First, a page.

The Yoshimura YRS fender eliminator...
The Yoshimura YRS fender eliminator was nearly one-pound lighter than the stock flap and it looks better too. With the plate removed it’ll free up some aero as well.
We’ve traded the high-buck holler for some budget speed mods and decided to see just how fast we can go with $2500.
Normally we’d start by throwing a ton of horsepower into the mix, but this time we took a different route. Instead of injecting serious thrust (that comes later) we opted to attack the finer side of straight-line speed first with chassis and aerodynamic tailoring.
First on the list of chassis improvements was ditching the factory steering damper in favor of a proper Scotts damper. The factory damper is non-adjustable but the Scotts features numerous settings to suit each rider’s style. And, it’s fully serviceable to boot.
The Scotts is a rotary unit and mounts directly over the steering stem. This keeps the damper out of harm’s way in the event of a crash and also allows for a wider range of adjustment compared to traditional stick-style dampers. The Scotts not only has low speed damping, (the kind that can make the bars stiff at all times) but it has a unique high-speed circuit as well. This high-speed circuit allows the bars to remain light (as if there wasn’t a damper in place) until you encounter a force that quickly moves the bars. At that point the high-speed valve comes into play and prevents a wicked tank slapper. It’s features like these that make the Scotts unit worth the price of admission.
Since this project is more about straight-line speed than sharp track handling, we lowered the stance for better aerodynamics. Up front the triples were dropped around the fork tubes roughly two-inches. Out back a Yana Shiki lowering link brought the rear down the same distance to complete the slammed look. The lowering link installed in minutes and is easily reversible should we choose to hit a local trackday.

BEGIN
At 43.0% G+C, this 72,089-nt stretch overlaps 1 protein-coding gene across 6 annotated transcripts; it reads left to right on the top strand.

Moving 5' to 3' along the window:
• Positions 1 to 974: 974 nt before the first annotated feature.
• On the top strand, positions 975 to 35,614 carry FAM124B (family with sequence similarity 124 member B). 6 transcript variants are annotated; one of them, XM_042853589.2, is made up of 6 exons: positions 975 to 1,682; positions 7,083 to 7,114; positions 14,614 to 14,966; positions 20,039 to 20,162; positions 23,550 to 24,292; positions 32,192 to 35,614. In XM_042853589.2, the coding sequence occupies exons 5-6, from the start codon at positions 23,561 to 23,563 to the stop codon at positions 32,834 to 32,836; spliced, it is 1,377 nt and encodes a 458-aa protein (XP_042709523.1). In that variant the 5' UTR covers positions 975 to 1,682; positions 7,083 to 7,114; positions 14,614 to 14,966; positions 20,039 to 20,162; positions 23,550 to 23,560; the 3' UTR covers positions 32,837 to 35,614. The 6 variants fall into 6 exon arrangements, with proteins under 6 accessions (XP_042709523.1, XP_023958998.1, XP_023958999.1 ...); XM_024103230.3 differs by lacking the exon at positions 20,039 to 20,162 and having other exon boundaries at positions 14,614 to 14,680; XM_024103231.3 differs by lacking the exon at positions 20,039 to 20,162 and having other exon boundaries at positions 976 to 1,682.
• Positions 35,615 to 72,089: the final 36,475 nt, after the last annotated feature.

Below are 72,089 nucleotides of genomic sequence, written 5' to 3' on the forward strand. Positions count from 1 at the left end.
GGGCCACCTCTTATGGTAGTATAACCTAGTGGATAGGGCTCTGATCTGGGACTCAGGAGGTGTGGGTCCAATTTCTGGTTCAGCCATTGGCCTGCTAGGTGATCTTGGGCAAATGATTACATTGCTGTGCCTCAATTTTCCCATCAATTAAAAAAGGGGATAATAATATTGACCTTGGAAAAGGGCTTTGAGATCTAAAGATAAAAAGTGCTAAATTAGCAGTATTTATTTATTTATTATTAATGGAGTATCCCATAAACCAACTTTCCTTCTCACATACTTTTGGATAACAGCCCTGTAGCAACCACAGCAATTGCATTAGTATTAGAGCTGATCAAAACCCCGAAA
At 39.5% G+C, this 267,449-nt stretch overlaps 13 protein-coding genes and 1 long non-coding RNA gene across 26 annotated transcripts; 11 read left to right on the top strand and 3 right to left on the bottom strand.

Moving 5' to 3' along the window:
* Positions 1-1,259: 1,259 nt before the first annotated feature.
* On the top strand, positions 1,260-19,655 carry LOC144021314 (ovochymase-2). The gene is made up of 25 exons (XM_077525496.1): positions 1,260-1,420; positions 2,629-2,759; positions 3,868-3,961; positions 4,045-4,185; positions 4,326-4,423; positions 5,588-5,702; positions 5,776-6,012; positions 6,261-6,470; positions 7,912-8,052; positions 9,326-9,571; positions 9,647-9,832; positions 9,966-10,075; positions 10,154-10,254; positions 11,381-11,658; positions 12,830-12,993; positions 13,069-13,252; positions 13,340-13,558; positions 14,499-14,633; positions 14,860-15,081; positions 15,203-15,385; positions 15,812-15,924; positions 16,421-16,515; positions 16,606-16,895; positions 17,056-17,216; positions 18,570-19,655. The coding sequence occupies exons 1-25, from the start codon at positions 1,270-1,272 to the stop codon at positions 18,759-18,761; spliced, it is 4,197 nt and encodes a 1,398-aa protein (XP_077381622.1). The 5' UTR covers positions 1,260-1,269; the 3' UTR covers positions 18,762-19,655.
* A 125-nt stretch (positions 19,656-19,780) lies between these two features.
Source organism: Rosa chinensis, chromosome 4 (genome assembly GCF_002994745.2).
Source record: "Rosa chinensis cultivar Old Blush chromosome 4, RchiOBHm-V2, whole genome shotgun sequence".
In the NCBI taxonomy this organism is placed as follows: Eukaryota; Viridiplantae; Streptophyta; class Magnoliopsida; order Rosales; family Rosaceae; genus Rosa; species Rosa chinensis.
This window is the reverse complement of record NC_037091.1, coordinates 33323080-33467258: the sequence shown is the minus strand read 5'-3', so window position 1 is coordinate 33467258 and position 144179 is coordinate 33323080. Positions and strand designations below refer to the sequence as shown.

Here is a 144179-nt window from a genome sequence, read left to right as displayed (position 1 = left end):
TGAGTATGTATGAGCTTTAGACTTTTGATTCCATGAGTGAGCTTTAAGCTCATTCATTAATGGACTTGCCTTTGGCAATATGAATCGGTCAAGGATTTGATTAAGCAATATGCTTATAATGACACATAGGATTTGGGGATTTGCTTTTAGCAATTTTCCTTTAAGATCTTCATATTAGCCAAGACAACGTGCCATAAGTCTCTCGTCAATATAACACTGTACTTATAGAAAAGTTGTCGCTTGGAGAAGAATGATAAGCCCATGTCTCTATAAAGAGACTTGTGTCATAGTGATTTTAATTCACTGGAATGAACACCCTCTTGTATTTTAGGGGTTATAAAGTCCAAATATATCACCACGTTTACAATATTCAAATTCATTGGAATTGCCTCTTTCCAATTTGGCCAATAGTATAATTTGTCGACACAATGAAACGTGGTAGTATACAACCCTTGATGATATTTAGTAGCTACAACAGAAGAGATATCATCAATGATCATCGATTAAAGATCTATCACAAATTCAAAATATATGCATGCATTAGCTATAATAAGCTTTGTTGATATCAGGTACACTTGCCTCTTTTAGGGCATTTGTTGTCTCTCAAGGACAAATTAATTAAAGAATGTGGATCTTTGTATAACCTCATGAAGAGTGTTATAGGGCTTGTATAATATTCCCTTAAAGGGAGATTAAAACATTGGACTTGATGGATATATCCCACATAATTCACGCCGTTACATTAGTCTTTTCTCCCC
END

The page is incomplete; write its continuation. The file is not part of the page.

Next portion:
The lower stature will not only help combat wheelies during high-rpm launches at the strip, but it will also give us a little help in the aerodynamic department as it reduces the frontal area exposed to direct wind resistance. It’s claimed that by lowering the front of a bike closer to the front fender you can decrease the amount of air entering around the radiator–a highly un-aerodynamic portion of a bike. The fins of a radiator can only pass so much air before becoming a restriction. When the air does move through the fins it hits the motor anyway (where the air is then forced around either side) ultimately exiting out the fairing on either side. By decreasing the area between the fender and the fairing, more air is deflected off the fender and around the slippery sides of the bodywork instead of getting trapped in the radiator pocket.
This is just the tip of the iceberg in the mind-blowing debate over motorcycle aerodynamics, but we’re after every last bit of speed and if lowering the bike is worth a few clicks, it’s worth a shot. After all, when is the last time you saw a land-speed bike at stock ride height?
A Scotts steering damper is...